The overall message of the night was that the two industries can help each other. As we spilled back out into the night, Alex Watson’s closing words resonated; we need to simply embrace this change, embrace the big Californian companies who provide this opportunity to know what a publication’s culture is and who know how to monitor who reads that content every day.

Perhaps the time has come for a marrying of the industries. Book publishers need to learn how to work better with large technology and consumer driven companies such as Amazon and Apple, as consumer and magazine publishers have done. Rather than focussing on what control companies such as Amazon have taken away from them, they need to think about what they have given them, which is a chance to sell their products in a new way that can reach larger audiences than ever before.

Jobs in Publishing: An Inspired Approach


Next Wednesday, September 11th, we are gathering at Hotel Strand Continental to hear our Managing Director, Suzy Astbury, speak at the monthly “Women in Publishing” event. This meeting will focus on jobs within publishing and how to take the next necessary steps on your career path.

As a specialist recruitment agency, Inspired Selection deals exclusively with publishing roles and Suzy is best equipped to explore this area in more detail bringing with her extensive experience and interest in the publishing industry and the best tips on what it takes to succeed. Suzy will cover, amongst other things, the skills that are in demand now in various publishing roles and how to get them.

Having worked with Michael O’Mara Books and The Quarto Group, Suzy has a finger on the pulse of the ever-changing publishing industry and, along with the rest of us here at Inspired, wants to spread this knowledge and enthusiasm and help people to make the most of their skills and experience.

It will be an evening to be inspired and to think outside of the box. Suzy’s key aim is to seek out talent and ensure that it is used and developed. For those of you who love publishing and want to work in the right role within the right company, this is an event not to be missed!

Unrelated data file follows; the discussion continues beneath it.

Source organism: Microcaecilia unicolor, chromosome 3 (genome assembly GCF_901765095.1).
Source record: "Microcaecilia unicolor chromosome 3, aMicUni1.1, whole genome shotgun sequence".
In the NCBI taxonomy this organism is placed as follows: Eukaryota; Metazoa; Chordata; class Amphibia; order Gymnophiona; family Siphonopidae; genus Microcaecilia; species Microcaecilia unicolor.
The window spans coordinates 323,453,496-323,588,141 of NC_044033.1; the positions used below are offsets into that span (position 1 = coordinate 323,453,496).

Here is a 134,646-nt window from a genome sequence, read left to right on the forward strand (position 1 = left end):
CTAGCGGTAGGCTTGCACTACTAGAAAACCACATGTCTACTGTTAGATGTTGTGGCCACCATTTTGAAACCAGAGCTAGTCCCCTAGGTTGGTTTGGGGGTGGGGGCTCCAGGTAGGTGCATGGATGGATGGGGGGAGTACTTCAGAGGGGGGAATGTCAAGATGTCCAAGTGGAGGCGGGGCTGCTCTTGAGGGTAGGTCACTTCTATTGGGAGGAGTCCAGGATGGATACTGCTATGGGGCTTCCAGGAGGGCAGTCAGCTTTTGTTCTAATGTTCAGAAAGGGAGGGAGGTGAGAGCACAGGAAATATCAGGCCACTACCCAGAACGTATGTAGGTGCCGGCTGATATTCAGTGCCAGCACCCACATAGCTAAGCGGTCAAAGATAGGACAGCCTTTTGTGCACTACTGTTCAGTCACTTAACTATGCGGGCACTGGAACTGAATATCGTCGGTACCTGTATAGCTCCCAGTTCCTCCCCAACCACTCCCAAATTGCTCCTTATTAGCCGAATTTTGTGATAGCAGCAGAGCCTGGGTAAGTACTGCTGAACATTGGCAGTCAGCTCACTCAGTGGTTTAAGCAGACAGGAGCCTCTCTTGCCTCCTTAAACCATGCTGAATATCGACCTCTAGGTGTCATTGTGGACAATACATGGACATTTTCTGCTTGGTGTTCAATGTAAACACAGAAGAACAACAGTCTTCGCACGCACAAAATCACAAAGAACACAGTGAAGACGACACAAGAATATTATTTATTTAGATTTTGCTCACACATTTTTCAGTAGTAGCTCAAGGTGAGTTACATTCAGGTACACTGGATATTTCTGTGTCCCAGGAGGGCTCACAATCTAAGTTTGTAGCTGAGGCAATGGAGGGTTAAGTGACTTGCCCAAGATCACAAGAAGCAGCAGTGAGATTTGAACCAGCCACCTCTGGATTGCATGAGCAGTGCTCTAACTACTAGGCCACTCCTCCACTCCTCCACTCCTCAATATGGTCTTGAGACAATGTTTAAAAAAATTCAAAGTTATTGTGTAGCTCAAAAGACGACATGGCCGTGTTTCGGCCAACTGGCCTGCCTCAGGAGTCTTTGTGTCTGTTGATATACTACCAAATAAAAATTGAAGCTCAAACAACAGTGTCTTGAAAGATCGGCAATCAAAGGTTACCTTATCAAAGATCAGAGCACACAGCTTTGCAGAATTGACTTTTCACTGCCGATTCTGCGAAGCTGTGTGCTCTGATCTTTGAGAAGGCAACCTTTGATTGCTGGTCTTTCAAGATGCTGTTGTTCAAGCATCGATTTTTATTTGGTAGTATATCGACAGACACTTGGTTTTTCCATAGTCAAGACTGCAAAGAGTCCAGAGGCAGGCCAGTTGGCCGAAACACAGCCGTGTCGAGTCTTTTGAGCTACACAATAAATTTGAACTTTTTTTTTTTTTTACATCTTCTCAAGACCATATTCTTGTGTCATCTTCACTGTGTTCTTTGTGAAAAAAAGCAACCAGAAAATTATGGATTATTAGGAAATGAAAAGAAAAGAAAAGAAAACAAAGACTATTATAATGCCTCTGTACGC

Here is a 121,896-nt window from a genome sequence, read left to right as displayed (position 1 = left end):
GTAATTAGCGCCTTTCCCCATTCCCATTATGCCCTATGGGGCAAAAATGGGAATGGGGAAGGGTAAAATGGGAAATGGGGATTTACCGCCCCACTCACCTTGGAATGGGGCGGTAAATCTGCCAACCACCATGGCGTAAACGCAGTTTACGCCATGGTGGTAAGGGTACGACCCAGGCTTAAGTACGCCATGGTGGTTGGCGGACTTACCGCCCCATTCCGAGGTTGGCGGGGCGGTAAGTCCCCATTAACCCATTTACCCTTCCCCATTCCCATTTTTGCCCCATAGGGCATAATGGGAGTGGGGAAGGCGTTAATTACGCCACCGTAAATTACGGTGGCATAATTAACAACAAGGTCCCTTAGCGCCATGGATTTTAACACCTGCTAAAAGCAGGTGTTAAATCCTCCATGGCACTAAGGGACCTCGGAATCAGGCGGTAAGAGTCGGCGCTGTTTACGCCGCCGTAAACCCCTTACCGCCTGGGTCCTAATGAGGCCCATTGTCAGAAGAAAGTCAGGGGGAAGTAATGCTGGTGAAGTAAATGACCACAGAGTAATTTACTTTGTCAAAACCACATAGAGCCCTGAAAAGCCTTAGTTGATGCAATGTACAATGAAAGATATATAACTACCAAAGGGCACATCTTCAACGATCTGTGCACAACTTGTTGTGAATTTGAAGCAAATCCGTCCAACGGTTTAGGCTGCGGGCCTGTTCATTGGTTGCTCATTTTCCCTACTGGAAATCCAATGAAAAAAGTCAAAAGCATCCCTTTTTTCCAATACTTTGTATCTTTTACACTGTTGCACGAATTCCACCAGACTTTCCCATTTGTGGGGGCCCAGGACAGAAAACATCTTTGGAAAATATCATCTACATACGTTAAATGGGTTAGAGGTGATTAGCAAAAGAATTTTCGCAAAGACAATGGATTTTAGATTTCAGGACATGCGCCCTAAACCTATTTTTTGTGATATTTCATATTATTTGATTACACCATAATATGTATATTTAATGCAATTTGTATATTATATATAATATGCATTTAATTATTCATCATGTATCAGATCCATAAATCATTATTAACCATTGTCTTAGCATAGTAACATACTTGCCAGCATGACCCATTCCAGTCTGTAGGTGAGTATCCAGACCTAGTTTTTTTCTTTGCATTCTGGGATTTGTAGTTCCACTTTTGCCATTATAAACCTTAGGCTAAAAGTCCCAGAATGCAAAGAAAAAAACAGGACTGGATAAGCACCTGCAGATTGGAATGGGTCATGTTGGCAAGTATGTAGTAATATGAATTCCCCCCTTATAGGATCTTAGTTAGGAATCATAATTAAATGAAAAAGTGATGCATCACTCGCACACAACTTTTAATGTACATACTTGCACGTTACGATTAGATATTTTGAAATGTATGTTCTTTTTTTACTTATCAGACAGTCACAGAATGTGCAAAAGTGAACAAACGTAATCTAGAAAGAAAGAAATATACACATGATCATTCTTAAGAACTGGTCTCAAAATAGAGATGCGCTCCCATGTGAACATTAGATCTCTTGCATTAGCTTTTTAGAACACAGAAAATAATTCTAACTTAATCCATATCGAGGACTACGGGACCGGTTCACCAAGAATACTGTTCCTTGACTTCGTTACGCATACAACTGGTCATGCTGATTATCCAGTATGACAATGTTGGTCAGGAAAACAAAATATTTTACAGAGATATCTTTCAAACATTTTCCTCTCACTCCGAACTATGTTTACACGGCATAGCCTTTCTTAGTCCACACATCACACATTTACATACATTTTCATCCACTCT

The role of the Publisher

As the Open Access debate rages on, and mainstream academic publishers increase their Open Access offering, it’s interesting to revisit the role that publishers play in bringing research results to market. This will certainly come to light in discussions at the upcoming ALPSP conference to be held 11-13 September, which Inspired Selection will be attending.


Our specialist STM/Academic publishing team – Esme Richardson and Donald Smith – are keen to hear what current practitioners have to say. We’re certainly looking forward to attending some of the talks and getting up to speed with latest developments.


Proponents of Open Access have for some time been putting journal publishers under pressure to prove their worth, questioning their value beyond managing the peer-review process and copy editing materials. Scholarly Kitchen see the author community claiming that “journal publishers do so little”, but is this perception really just a result of the fact that they are only aware of a small part of the overall journal publishing process?


So what role does the Publisher have in light of the growth of Open Access? Scholarly Kitchen recently posted a thought provoking guide highlighting 60 key benefits  publishing companies bring to the table. This post highlights the added value that publishers offer – Scholarly Kitchen argue that many authors are not aware of the complexity of processes involved in preparing, promoting and disseminating scholarly information; nor the commitment and resource required to maintain and further develop the necessary technological platforms.


We’ll be at the ALPSP conference to learn more about the issues surrounding Open Access and the value added to the industry by both big and small publishers; if you’re there please don’t hesitate to get in touch we’d love to hear your thoughts.


Esme Richardson    

Donald Smith